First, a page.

As featured in the Nspire Magazine Summer/Fall 2015 Coeur d’Alene Edition
By: Kristina Lyman/Photography by: Larry Conboy
One Monday morning, an excited homeowner showed up to the construction site of his new lake cabin with a design idea. Enthusiastically, he showed his contractor a video of Shou Sugi Ban, an ancient Japanese technique of charring wood. Then, with some cedar and a propane torch, he tried it. He liked the look of the blackened wood so much, he decided to use it as siding for his cabin.
“You can buy charred siding,” says general contractor, Doric Creager, “but it’s expensive.” So instead, the homeowner decided to do it himself. He enlisted the help of his family, and every Saturday would hold a Shou Sugi Ban party. In about a month, they managed to char enough wood to side the cabin.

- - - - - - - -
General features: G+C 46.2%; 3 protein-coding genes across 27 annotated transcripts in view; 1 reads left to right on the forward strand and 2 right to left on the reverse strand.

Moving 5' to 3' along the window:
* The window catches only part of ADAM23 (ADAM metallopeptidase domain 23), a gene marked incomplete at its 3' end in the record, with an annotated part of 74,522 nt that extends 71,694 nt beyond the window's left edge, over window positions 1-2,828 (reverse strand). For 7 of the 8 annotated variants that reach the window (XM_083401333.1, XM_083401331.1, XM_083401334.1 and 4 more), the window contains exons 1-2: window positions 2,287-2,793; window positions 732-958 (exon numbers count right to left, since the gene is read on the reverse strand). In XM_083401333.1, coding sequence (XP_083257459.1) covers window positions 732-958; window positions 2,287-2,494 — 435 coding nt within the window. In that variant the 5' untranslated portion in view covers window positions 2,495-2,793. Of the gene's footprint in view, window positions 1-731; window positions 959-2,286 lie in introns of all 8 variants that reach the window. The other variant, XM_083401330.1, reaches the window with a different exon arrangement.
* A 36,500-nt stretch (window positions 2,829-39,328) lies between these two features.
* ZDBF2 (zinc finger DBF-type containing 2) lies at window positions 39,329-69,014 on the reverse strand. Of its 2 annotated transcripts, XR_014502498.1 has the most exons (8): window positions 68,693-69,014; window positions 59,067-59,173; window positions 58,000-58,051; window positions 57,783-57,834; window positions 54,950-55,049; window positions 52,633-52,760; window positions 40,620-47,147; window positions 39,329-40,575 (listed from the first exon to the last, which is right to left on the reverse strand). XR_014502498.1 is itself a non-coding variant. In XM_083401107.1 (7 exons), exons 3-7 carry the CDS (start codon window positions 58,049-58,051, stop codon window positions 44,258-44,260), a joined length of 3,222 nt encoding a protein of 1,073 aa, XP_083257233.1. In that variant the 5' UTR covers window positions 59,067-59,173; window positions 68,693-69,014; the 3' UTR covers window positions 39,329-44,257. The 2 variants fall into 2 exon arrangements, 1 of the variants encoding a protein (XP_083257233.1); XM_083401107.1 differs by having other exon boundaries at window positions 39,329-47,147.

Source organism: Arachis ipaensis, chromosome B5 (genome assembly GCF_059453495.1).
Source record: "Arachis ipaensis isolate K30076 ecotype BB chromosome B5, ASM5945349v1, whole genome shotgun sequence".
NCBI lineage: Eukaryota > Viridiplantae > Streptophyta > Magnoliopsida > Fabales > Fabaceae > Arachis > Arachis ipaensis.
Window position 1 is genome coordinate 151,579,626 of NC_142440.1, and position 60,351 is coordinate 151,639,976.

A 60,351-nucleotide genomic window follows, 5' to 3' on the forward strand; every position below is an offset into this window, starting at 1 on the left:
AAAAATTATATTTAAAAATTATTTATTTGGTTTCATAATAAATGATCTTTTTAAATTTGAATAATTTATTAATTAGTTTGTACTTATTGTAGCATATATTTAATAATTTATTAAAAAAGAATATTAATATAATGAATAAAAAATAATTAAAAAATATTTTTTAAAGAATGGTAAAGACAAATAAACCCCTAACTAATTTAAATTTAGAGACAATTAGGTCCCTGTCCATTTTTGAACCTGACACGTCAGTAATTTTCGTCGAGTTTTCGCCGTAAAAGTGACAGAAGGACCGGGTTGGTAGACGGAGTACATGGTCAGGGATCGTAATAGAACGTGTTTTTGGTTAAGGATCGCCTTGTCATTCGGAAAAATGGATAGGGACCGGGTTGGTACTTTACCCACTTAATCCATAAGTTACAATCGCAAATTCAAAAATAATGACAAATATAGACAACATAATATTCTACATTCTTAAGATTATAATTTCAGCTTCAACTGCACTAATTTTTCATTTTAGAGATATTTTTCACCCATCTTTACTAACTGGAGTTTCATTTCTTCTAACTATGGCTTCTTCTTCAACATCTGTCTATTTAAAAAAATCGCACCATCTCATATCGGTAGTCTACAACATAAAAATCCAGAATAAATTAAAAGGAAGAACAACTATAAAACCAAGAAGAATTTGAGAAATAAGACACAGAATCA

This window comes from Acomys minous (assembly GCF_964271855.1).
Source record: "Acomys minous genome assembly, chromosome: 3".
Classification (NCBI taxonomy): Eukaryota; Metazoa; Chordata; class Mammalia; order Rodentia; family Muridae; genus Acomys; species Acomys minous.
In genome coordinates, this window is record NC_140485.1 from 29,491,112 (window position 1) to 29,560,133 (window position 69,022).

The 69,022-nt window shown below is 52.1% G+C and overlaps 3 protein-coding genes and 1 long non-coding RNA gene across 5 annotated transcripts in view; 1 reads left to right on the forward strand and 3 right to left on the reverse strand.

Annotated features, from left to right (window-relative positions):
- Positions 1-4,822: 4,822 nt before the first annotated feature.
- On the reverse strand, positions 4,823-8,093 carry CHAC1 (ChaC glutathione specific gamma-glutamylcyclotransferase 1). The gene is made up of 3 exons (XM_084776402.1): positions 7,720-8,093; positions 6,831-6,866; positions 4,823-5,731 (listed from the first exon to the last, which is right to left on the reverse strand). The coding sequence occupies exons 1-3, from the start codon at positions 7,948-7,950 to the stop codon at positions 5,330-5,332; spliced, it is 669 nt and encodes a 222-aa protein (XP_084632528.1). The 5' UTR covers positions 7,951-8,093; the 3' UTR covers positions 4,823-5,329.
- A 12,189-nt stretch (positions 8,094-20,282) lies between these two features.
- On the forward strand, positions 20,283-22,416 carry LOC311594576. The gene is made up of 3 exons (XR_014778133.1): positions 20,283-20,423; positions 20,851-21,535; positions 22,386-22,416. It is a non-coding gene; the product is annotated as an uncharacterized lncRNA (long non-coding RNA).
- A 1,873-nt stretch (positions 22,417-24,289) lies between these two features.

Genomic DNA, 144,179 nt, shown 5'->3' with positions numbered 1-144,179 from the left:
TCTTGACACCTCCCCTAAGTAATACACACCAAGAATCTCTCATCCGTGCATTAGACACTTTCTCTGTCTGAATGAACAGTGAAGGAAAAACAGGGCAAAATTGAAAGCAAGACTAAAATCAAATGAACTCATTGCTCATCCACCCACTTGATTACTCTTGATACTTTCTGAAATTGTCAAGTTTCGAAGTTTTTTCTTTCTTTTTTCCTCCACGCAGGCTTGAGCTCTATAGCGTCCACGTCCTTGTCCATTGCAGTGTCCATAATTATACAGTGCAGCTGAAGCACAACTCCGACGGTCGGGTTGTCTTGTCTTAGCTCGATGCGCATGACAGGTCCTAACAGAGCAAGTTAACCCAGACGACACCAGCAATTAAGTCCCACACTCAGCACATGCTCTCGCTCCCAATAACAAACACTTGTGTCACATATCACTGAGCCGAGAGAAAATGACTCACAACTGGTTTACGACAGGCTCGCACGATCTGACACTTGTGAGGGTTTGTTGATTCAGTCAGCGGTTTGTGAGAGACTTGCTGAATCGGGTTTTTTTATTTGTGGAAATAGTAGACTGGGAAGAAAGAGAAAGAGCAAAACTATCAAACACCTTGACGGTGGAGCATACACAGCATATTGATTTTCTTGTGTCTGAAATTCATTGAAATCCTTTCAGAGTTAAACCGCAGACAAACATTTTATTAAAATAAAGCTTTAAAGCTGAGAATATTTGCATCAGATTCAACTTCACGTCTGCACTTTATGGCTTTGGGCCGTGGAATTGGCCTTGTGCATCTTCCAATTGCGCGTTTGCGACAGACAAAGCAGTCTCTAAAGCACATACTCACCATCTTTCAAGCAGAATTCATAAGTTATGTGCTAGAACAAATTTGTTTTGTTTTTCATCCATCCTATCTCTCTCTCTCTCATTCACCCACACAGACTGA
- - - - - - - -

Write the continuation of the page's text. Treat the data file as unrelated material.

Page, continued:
It was a big project, but not as daunting as you might imagine. A large portion of the house is glass. When all the siding was charred, carpenters went to work installing and sealing the wood to keep it from flaking. The burning process not only creates an interesting look, but also protects and preserves the wood.
It’s not very common for a homeowner to get this involved in a building project, but this family had a good time doing it, and it will be something they will remember for years to come.
“Usually when the homeowner offers to help, we tell them the price just went up,” Doric laughs. “But they did a fine job.”
- Builder – Doric Inc